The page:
SSE4 on the Go

Obviously one of the strengths of the Penryn architecture is its SSE4 support. We ran Intel’s TMPEGEnc benchmark, which does take advantage of SSE4 during a movie transcode, and the performance gap widened:


The mobile Penryn based system, because of its SSE4 support, can complete the encoding test in 31% less time than the Merom system. The impact of SSE4 is even more pronounced on the mobile side because of the fact that the mobile chips are already so starved for bandwidth.


The performance gap widened when running a SSE4 optimized VirtualDub 1.7.2 DivX encode, here Penryn would offer a greater than 40% increase in performance.

These SSE4-optimized situations are far more rare than the 1 - 8% increases we saw elsewhere, the point being that should application support develop, Penryn could do much better. Honestly though, we don’t expect a critical mass of SSE4 applications anytime soon, these sorts of things take a long time to materialize.

Mobile Penryn vs. Merom: Performance Final Words


View All Comments

  • metacircular - Friday, January 11, 2008 - link

    Thanks for the review, but could the reviewers comment on the temperature differences between the two processors? I'm assuming lower voltage will result in less heat, but it would be nice to see some numbers. Reply
  • legoman666 - Thursday, January 10, 2008 - link

    It's a shame about that DAT not really being useful. It seems like their ideas were hampered by the fact that applications always bounce from 1 core to another. Looks/sounds like a good idea though. Reply
  • Jussi - Wednesday, January 9, 2008 - link

    Thanks for an interesting article, Penryn it seems like a nice, although not essential refresh.

    I'd like to nitpick the SSE4 performance numbers. You state that in case of Virtualdub "Penryn would offer a greater than 40% increase in performance". I find this to be incorrect.

    Let performance or speed (v) be defined as v = work unit / time. v1 is the speed of Merom and v2 is the speed of Penryn. Comparing Penryn to Merom = v2/v1 => t1/t2. Using your numbers 47.3s / 28.2s = 1.677 => 68% better performance.

    It would be correct to state that using Penryn takes about 40% less time to do the job, but that is not what the article states.
  • puffpio - Tuesday, January 8, 2008 - link

    Could I just swap chips out? Reply
  • channelv - Wednesday, January 9, 2008 - link

    Yup, the D630 uses the 965 chipset (Santa Rosa). But you'd better wait for a BIOS update from Dell first before you think about putting a Penryn in there - I'd expect those to roll out almost any day now, but by Feb. for sure. Reply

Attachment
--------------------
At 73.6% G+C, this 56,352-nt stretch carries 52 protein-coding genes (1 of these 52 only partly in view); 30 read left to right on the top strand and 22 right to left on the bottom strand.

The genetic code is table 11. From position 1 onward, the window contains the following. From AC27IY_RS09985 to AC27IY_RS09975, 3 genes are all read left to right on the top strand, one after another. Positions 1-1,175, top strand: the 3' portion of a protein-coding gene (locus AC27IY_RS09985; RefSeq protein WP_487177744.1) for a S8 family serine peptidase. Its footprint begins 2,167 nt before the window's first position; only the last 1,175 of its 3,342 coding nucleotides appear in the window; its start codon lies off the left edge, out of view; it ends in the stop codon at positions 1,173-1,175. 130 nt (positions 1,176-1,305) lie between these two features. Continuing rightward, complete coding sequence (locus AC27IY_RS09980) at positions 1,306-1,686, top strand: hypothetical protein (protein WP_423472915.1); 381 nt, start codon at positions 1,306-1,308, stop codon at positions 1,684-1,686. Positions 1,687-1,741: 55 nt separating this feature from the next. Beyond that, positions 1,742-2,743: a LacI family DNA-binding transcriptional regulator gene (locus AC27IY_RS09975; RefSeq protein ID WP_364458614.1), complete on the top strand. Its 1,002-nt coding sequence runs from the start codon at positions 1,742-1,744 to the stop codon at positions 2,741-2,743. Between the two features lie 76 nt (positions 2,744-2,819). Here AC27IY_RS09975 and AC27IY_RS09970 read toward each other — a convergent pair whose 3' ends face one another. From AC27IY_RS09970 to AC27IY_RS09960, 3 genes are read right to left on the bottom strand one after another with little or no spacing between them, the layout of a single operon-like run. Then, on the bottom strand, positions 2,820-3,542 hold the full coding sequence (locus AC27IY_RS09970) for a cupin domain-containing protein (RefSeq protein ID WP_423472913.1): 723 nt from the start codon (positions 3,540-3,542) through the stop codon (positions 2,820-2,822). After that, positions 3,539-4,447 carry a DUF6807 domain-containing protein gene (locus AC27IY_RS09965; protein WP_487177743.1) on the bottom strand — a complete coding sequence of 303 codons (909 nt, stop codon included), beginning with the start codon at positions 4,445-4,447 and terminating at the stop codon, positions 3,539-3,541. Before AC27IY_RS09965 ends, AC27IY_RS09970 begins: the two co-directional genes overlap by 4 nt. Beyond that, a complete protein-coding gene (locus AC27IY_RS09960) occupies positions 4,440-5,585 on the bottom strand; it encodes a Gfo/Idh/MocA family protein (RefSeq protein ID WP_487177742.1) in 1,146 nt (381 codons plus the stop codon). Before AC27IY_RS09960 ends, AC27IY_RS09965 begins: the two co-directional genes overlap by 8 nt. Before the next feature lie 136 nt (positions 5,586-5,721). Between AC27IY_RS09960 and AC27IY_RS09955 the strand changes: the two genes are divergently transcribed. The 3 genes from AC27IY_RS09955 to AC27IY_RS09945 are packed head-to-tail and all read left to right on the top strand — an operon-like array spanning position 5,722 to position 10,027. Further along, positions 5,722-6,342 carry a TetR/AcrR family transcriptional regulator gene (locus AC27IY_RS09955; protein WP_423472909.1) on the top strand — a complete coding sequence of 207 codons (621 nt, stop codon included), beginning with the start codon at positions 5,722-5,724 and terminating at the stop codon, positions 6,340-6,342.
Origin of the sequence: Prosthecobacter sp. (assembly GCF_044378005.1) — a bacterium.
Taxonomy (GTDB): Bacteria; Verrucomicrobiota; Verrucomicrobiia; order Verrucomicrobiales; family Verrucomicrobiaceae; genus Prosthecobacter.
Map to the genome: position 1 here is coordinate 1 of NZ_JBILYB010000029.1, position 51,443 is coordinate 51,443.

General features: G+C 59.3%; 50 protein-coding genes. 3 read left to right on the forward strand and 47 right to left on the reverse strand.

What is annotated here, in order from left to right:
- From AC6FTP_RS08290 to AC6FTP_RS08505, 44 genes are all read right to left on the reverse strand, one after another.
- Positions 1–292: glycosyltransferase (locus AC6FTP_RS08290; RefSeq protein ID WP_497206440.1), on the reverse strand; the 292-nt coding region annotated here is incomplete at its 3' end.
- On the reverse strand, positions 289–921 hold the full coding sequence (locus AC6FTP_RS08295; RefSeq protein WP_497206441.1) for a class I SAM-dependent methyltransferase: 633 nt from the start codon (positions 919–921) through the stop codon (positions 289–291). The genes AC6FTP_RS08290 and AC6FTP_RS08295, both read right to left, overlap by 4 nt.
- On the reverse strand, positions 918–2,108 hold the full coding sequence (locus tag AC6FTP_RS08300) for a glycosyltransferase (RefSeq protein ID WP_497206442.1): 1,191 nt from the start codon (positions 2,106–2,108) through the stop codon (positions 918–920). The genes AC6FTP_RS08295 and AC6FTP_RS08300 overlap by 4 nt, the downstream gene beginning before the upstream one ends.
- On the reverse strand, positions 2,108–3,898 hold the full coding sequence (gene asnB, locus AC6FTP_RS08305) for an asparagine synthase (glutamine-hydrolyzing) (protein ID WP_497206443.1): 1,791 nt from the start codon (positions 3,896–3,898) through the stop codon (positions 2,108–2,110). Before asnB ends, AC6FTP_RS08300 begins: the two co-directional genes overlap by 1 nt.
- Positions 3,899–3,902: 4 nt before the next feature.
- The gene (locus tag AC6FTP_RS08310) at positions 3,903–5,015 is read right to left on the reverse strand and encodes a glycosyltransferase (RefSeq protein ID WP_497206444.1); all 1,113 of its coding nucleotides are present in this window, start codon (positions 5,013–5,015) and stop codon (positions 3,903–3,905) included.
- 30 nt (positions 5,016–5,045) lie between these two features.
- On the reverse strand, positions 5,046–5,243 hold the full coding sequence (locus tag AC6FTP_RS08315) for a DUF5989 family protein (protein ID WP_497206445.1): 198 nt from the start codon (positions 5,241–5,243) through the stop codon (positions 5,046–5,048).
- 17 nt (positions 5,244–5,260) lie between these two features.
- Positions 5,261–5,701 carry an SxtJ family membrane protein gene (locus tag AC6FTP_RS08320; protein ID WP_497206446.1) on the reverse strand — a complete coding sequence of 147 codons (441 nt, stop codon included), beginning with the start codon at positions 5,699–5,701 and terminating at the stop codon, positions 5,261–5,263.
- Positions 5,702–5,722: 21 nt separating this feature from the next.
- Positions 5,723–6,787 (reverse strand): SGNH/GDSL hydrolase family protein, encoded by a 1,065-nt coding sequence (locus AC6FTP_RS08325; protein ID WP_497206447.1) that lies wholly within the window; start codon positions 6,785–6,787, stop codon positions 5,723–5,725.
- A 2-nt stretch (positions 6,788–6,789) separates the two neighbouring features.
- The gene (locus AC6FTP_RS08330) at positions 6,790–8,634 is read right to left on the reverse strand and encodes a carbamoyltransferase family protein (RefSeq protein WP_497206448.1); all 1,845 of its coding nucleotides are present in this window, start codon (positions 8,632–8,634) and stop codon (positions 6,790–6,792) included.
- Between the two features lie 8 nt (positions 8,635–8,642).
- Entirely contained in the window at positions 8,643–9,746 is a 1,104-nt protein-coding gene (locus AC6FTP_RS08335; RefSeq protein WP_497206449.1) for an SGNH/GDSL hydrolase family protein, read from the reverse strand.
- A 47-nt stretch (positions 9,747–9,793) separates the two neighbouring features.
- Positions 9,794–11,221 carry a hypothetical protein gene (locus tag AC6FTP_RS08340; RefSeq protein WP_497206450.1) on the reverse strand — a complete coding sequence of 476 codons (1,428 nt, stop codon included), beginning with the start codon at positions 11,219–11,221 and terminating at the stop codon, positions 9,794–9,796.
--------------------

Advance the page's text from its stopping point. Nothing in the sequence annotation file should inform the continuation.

• Mr Alpha - Tuesday, January 8, 2008 - link

    Have I understood it correctly, that you are comparing the SSE4 version of DivX on Penryn with the same SSE4 version of DivX on Merom? Shouldn't you be comparing the SSE4 version of DivX on Penryn to the SSE3 version of DivX on Merom? Reply
  • mi1400 - Tuesday, January 8, 2008 - link

    Electric surges drain battery faster. When a device bulb, motor etc starts a peak is occured in load and then load comes to a lesser and steady value. Intel Dynamic Acceleration may result in same for battery. Reply
  • Mgz - Monday, January 7, 2008 - link

    how about the Deep Power Down (C6) stage that penryn brings ? Any test on this feature? Reply
  • coolme - Monday, January 7, 2008 - link

    Good review, but just to note.

    Merom (part of santa rosa) supports Intel Dynamic Acceleration, (although T7xxx series only) and since you guys weren't aware of that, the cinebench benchmark (and other benchmarks) with the T7800 might have a skewed score.
  • duploxxx - Monday, January 7, 2008 - link

    Nice to see that the t9xxx series will step up the performance again and battery life. Altough we can already say that Intel dominated this part of the mobile market for a long time with t7xxx it is now sure that it will increase that even more.

    what i really want to no is what about low end and midstream, how good are these t2xxx - t5xxx - t7xxx series compared to each other and what happens when you put a rather cheap turion class next to those t2 and t5 series.

    @anand i think you would hit a readers max out of such a review, but then again it would take a lot of time and effort to get a nice compare with equal hardware parts and price....


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